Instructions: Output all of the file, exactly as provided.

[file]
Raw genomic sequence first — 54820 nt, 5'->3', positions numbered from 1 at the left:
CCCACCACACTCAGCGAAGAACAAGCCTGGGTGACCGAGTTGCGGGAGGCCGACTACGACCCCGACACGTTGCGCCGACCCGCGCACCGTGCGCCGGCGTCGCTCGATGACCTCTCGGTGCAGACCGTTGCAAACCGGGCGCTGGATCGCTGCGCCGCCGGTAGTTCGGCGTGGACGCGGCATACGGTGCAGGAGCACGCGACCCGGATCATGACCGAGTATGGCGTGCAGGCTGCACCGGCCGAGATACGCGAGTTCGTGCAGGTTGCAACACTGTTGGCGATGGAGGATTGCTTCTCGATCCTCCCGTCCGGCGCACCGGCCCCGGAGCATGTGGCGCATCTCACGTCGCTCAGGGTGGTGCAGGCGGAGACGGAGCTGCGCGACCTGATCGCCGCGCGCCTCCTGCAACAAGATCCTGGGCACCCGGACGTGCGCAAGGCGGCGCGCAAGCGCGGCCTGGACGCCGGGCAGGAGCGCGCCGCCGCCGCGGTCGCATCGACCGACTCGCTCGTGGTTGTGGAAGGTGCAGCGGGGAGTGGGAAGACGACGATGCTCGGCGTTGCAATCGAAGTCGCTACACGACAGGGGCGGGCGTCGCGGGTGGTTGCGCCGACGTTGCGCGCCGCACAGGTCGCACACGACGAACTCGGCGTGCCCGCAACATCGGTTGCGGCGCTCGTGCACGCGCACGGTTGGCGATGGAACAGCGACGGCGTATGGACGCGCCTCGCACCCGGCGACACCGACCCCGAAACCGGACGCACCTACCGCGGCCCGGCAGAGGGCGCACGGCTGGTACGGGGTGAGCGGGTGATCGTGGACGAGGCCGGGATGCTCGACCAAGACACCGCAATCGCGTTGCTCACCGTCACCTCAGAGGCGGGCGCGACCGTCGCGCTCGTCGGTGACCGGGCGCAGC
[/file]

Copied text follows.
Raw genomic sequence first — 54820 nt, 5'->3', positions numbered from 1 at the left:
CCCACCACACTCAGCGAAGAACAAGCCTGGGTGACCGAGTTGCGGGAGGCCGACTACGACCCCGACACGTTGCGCCGACCCGCGCACCGTGCGCCGGCGTCGCTCGATGACCTCTCGGTGCAGACCGTTGCAAACCGGGCGCTGGATCGCTGCGCCGCCGGTAGTTCGGCGTGGACGCGGCATACGGTGCAGGAGCACGCGACCCGGATCATGACCGAGTATGGCGTGCAGGCTGCACCGGCCGAGATACGCGAGTTCGTGCAGGTTGCAACACTGTTGGCGATGGAGGATTGCTTCTCGATCCTCCCGTCCGGCGCACCGGCCCCGGAGCATGTGGCGCATCTCACGTCGCTCAGGGTGGTGCAGGCGGAGACGGAGCTGCGCGACCTGATCGCCGCGCGCCTCCTGCAACAAGATCCTGGGCACCCGGACGTGCGCAAGGCGGCGCGCAAGCGCGGCCTGGACGCCGGGCAGGAGCGCGCCGCCGCCGCGGTCGCATCGACCGACTCGCTCGTGGTTGTGGAAGGTGCAGCGGGGAGTGGGAAGACGACGATGCTCGGCGTTGCAATCGAAGTCGCTACACGACAGGGGCGGGCGTCGCGGGTGGTTGCGCCGACGTTGCGCGCCGCACAGGTCGCACACGACGAACTCGGCGTGCCCGCAACATCGGTTGCGGCGCTCGTGCACGCGCACGGTTGGCGATGGAACAGCGACGGCGTATGGACGCGCCTCGCACCCGGCGACACCGACCCCGAAACCGGACGCACCTACCGCGGCCCGGCAGAGGGCGCACGGCTGGTACGGGGTGAGCGGGTGATCGTGGACGAGGCCGGGATGCTCGACCAAGACACCGCAATCGCGTTGCTCACCGTCACCTCAGAGGCGGGCGCGACCGTCGCGCTCGTCGGTGACCGGGCGCAGC